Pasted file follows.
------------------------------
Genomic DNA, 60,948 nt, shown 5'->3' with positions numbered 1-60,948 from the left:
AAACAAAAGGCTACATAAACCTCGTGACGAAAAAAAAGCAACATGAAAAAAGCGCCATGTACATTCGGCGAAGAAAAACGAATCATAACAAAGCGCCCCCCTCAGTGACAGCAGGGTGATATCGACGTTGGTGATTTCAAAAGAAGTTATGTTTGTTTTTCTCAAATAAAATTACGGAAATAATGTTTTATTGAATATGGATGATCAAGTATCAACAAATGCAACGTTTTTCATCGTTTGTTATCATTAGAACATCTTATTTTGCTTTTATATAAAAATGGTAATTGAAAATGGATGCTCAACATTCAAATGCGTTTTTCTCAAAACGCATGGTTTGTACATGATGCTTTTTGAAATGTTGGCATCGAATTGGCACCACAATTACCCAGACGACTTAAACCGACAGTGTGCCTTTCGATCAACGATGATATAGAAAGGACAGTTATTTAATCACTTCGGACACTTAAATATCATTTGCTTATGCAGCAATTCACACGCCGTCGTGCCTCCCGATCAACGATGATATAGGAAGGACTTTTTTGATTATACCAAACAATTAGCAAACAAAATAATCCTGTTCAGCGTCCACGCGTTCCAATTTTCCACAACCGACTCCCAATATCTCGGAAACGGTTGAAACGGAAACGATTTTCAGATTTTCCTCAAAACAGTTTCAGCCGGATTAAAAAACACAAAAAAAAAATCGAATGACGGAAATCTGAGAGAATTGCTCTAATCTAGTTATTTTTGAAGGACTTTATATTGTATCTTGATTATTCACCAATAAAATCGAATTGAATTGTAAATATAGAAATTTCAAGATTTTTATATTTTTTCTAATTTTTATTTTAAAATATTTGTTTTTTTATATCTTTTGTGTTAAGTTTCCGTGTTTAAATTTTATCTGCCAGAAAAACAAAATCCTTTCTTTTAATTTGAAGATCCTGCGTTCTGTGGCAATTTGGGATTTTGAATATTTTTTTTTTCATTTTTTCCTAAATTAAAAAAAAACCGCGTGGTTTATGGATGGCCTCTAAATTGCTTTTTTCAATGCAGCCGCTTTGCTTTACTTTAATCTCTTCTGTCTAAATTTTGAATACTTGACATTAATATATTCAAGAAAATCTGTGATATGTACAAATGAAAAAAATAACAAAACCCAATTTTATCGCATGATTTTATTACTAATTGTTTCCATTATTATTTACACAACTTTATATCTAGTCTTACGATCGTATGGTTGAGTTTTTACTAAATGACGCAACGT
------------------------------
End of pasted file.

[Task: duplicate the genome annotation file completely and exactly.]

Genomic DNA, 60,948 nt, shown 5'->3' with positions numbered 1-60,948 from the left:
AAACAAAAGGCTACATAAACCTCGTGACGAAAAAAAAGCAACATGAAAAAAGCGCCATGTACATTCGGCGAAGAAAAACGAATCATAACAAAGCGCCCCCCTCAGTGACAGCAGGGTGATATCGACGTTGGTGATTTCAAAAGAAGTTATGTTTGTTTTTCTCAAATAAAATTACGGAAATAATGTTTTATTGAATATGGATGATCAAGTATCAACAAATGCAACGTTTTTCATCGTTTGTTATCATTAGAACATCTTATTTTGCTTTTATATAAAAATGGTAATTGAAAATGGATGCTCAACATTCAAATGCGTTTTTCTCAAAACGCATGGTTTGTACATGATGCTTTTTGAAATGTTGGCATCGAATTGGCACCACAATTACCCAGACGACTTAAACCGACAGTGTGCCTTTCGATCAACGATGATATAGAAAGGACAGTTATTTAATCACTTCGGACACTTAAATATCATTTGCTTATGCAGCAATTCACACGCCGTCGTGCCTCCCGATCAACGATGATATAGGAAGGACTTTTTTGATTATACCAAACAATTAGCAAACAAAATAATCCTGTTCAGCGTCCACGCGTTCCAATTTTCCACAACCGACTCCCAATATCTCGGAAACGGTTGAAACGGAAACGATTTTCAGATTTTCCTCAAAACAGTTTCAGCCGGATTAAAAAACACAAAAAAAAAATCGAATGACGGAAATCTGAGAGAATTGCTCTAATCTAGTTATTTTTGAAGGACTTTATATTGTATCTTGATTATTCACCAATAAAATCGAATTGAATTGTAAATATAGAAATTTCAAGATTTTTATATTTTTTCTAATTTTTATTTTAAAATATTTGTTTTTTTATATCTTTTGTGTTAAGTTTCCGTGTTTAAATTTTATCTGCCAGAAAAACAAAATCCTTTCTTTTAATTTGAAGATCCTGCGTTCTGTGGCAATTTGGGATTTTGAATATTTTTTTTTTCATTTTTTCCTAAATTAAAAAAAAACCGCGTGGTTTATGGATGGCCTCTAAATTGCTTTTTTCAATGCAGCCGCTTTGCTTTACTTTAATCTCTTCTGTCTAAATTTTGAATACTTGACATTAATATATTCAAGAAAATCTGTGATATGTACAAATGAAAAAAATAACAAAACCCAATTTTATCGCATGATTTTATTACTAATTGTTTCCATTATTATTTACACAACTTTATATCTAGTCTTACGATCGTATGGTTGAGTTTTTACTAAATGACGCAACGT